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Page 12 text:
Vice Admiral Daniel E. Barbey, USN Vice Admiral Daniel Edward Barbey was born December 23, 1889 in Portland, Oregon. He was appointed to the Naval Academy in 1908. and commissioned Ensign in 1912. He then served on the battleship CALIFORNIA and the destroyer LAWRENCE. During World War I, he served in the gunboat ANNAPOLIS and destroyer STEVENS. His fi rst interna- tional political experience was gained in the aftermath of World War I while on the staff of Admiral Mark Bristol, U.S. High Commis- sioner to Turkey. In 1921 he was " borrowed " to serve the Allied Commission of Trade with Turkey, and was an observer with the White Russian armies during the Crimean Cam- paign. Following duty in destroyers, cruisers, and battleships, Barbey became aide to the Superintendent of the U.S. Naval Academy in June 1928. He next commanded destroyer LEA, was inspector of ordnance at Mare Island, First Lieutenant of the battleship NEW YORK, then commanded destroyer RAMAPO. He took command of destroyer Division 17 in June 1936, headed the War Plans Section in the Bureau of Navigation (now the Bureau of Naval Personnel] from June 1937 to May 1940, and then commanded the battleship NEW YORK. During 1941-1942, Vice Admiral Barbey, then a captain and Chief of Staff, Service Force, Atlantic Fleet, earned the Legion of Merit for professional skill in devising, developing, and executing the logistics plan for the first overall large-scale amphibious operations involving both the United States Army and Naval forces. He became a member of Admiral King ' s staff in May 1942, organizing and leading the first amphibious warfare section in the U.S. Navy Department. He thus had a primary role in the design, testing and developing of new beach craft (LST, LCT, LCI) as well as the dock landing ship (LSD) and amphibious assault vehicles. In January 1943, he became Commander, Amphibious Force, Southwest Pacific (later Seventh Amphibious Force). Throughout the remainder of the Pacific War, Vice Admiral Barbey personally led his amphibious force expertly planning and directing the brilliantly executed amphibious assault landing upon which depended the success of the campaigns in New Britain, New Quinea, Morotai, Leyte and Luzon. He likewise served with superb distinction in transporting and protecting troops of the Eighth Army landings in the Southern Philippines and North Borneo. He planned and led 56 major amphibious attacks against enemy installations, involving the landing of more than a million fighting men with their weapons, equipment, and supplies. His fearless leadership, tactical skill, and inspiring devotion to duty were recognized by the award of the Navy Cross, three awards of the Distinguished Service Medal and Legion of Merit. At the close of World War II, Vice Admiral Barbey landed the occupation forces in Korea and carried out the delicate mission of redistributing Chinese Nationalist troops in China, Korea, and Manchuria. Later, he was Commander, Caribbean Sea Frontier, (1947-1950), often acting as U.S. representative to the republics of that ocean area. At the time of his retirement on 30 June 1951, he was the Commandant of the 13th Naval District. At his country ' s service for over 43 years. Vice Admiral Daniel Edward Barbey died 11 April 1969.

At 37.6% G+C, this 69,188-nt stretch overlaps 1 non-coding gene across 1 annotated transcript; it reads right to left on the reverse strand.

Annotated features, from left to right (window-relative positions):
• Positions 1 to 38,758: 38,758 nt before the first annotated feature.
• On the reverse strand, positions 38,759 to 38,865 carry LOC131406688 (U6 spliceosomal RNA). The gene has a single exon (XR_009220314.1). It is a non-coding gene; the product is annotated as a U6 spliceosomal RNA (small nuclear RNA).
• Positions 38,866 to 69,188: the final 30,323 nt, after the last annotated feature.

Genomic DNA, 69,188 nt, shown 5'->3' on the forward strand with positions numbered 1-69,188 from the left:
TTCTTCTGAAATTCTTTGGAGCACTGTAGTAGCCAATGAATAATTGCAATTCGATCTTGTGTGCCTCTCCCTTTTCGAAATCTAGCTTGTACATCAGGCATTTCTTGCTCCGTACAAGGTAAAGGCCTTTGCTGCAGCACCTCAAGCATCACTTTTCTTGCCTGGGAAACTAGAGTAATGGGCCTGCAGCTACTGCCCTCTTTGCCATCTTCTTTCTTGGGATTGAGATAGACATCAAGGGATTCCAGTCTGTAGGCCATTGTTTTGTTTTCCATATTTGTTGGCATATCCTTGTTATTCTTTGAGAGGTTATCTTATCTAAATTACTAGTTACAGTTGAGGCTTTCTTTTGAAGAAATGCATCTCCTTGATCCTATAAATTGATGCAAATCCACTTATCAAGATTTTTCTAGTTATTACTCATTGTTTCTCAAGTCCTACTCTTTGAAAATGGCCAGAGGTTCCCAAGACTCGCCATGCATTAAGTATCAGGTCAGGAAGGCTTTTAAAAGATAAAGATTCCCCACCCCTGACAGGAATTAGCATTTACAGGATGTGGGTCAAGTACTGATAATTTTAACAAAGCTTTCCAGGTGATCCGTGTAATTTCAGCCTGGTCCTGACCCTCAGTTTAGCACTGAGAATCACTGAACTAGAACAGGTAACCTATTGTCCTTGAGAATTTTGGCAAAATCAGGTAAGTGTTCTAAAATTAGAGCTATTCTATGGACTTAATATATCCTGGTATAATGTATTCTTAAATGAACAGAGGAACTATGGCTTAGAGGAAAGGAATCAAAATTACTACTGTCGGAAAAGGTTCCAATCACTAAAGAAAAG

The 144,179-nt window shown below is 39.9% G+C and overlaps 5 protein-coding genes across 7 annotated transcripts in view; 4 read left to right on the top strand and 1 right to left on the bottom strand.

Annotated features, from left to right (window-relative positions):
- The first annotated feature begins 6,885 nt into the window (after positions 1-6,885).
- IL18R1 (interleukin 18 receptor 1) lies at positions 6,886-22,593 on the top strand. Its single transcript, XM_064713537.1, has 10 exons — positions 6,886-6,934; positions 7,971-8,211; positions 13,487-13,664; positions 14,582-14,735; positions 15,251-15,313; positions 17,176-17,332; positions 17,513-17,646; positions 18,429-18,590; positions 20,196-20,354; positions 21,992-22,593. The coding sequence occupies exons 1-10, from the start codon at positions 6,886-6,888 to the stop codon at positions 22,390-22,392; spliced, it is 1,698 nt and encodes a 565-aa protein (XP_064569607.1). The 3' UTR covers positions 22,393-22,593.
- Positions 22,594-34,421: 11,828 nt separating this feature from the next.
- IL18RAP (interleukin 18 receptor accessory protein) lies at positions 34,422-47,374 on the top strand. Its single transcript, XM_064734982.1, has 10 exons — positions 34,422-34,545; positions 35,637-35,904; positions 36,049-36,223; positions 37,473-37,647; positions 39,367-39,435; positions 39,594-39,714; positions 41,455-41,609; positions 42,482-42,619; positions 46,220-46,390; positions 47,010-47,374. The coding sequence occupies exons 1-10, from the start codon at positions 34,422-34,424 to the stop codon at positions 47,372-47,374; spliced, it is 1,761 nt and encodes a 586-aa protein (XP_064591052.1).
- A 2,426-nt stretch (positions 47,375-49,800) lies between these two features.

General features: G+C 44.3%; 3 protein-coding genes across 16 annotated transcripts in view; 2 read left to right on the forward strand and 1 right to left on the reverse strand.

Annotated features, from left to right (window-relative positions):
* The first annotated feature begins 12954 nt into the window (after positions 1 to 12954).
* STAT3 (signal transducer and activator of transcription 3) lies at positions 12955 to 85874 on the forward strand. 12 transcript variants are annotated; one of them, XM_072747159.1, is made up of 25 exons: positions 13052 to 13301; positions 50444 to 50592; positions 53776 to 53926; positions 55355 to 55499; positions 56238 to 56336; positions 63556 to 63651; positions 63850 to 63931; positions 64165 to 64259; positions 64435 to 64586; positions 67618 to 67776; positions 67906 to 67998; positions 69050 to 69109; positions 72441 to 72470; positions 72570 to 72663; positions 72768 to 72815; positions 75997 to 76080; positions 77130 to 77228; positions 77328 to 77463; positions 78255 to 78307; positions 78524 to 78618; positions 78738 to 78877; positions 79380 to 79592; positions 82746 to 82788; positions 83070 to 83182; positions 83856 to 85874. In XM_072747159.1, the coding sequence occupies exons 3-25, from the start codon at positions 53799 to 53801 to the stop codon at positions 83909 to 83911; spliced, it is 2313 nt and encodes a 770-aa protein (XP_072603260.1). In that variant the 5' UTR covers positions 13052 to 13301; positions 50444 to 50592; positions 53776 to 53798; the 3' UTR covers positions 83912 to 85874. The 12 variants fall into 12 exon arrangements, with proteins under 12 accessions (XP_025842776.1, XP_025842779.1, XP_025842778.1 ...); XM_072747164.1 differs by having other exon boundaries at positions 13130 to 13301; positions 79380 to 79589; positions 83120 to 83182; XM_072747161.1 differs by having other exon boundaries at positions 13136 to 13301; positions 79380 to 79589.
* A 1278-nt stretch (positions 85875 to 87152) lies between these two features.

Page 14 text:
RADM Barbey and GEN Douglas McArthur inspect the invasion beaches at Morotai, Netherlands East Indies, on the first day of landings there, 15 September 1944. 10
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